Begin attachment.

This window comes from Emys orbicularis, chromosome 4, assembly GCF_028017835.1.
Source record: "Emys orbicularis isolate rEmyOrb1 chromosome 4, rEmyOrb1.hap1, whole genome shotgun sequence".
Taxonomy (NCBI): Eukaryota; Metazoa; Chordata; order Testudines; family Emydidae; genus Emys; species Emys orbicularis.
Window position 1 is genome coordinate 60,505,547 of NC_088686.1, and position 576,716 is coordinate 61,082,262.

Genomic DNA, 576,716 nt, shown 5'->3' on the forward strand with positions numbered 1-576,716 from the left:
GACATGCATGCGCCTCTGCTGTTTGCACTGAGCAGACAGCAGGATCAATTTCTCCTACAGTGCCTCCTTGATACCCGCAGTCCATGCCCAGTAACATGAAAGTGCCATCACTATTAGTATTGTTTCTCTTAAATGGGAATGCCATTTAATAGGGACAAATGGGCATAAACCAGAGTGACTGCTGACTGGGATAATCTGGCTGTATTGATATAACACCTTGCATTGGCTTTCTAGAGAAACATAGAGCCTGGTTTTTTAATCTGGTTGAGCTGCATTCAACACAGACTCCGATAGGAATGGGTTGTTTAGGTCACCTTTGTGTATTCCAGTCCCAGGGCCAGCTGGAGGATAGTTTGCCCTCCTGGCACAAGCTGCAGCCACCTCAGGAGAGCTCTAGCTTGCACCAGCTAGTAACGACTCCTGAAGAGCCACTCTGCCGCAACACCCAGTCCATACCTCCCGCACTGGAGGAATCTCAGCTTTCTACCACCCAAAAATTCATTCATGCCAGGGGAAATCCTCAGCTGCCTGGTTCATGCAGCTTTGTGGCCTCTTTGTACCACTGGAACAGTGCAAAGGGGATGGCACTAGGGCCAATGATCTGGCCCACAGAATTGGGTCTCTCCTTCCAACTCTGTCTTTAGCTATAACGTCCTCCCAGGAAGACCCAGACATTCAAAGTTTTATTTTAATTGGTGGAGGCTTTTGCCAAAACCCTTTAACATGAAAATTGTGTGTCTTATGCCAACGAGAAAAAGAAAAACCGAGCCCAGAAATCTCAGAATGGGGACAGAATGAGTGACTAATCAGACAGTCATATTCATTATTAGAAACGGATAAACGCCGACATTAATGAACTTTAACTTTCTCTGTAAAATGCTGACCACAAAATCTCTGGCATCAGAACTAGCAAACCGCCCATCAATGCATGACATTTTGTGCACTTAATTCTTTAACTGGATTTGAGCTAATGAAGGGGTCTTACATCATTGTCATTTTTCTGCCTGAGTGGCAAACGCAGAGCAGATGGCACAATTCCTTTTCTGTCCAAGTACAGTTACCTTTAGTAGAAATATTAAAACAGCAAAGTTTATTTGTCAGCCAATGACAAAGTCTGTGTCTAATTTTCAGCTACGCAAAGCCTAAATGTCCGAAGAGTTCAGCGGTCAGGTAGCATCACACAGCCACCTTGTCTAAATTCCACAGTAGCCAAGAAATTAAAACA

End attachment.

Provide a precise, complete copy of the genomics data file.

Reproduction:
This window comes from Emys orbicularis, chromosome 4, assembly GCF_028017835.1.
Source record: "Emys orbicularis isolate rEmyOrb1 chromosome 4, rEmyOrb1.hap1, whole genome shotgun sequence".
Taxonomy (NCBI): Eukaryota; Metazoa; Chordata; order Testudines; family Emydidae; genus Emys; species Emys orbicularis.
Window position 1 is genome coordinate 60,505,547 of NC_088686.1, and position 576,716 is coordinate 61,082,262.

Genomic DNA, 576,716 nt, shown 5'->3' on the forward strand with positions numbered 1-576,716 from the left:
GACATGCATGCGCCTCTGCTGTTTGCACTGAGCAGACAGCAGGATCAATTTCTCCTACAGTGCCTCCTTGATACCCGCAGTCCATGCCCAGTAACATGAAAGTGCCATCACTATTAGTATTGTTTCTCTTAAATGGGAATGCCATTTAATAGGGACAAATGGGCATAAACCAGAGTGACTGCTGACTGGGATAATCTGGCTGTATTGATATAACACCTTGCATTGGCTTTCTAGAGAAACATAGAGCCTGGTTTTTTAATCTGGTTGAGCTGCATTCAACACAGACTCCGATAGGAATGGGTTGTTTAGGTCACCTTTGTGTATTCCAGTCCCAGGGCCAGCTGGAGGATAGTTTGCCCTCCTGGCACAAGCTGCAGCCACCTCAGGAGAGCTCTAGCTTGCACCAGCTAGTAACGACTCCTGAAGAGCCACTCTGCCGCAACACCCAGTCCATACCTCCCGCACTGGAGGAATCTCAGCTTTCTACCACCCAAAAATTCATTCATGCCAGGGGAAATCCTCAGCTGCCTGGTTCATGCAGCTTTGTGGCCTCTTTGTACCACTGGAACAGTGCAAAGGGGATGGCACTAGGGCCAATGATCTGGCCCACAGAATTGGGTCTCTCCTTCCAACTCTGTCTTTAGCTATAACGTCCTCCCAGGAAGACCCAGACATTCAAAGTTTTATTTTAATTGGTGGAGGCTTTTGCCAAAACCCTTTAACATGAAAATTGTGTGTCTTATGCCAACGAGAAAAAGAAAAACCGAGCCCAGAAATCTCAGAATGGGGACAGAATGAGTGACTAATCAGACAGTCATATTCATTATTAGAAACGGATAAACGCCGACATTAATGAACTTTAACTTTCTCTGTAAAATGCTGACCACAAAATCTCTGGCATCAGAACTAGCAAACCGCCCATCAATGCATGACATTTTGTGCACTTAATTCTTTAACTGGATTTGAGCTAATGAAGGGGTCTTACATCATTGTCATTTTTCTGCCTGAGTGGCAAACGCAGAGCAGATGGCACAATTCCTTTTCTGTCCAAGTACAGTTACCTTTAGTAGAAATATTAAAACAGCAAAGTTTATTTGTCAGCCAATGACAAAGTCTGTGTCTAATTTTCAGCTACGCAAAGCCTAAATGTCCGAAGAGTTCAGCGGTCAGGTAGCATCACACAGCCACCTTGTCTAAATTCCACAGTAGCCAAGAAATTAAAACA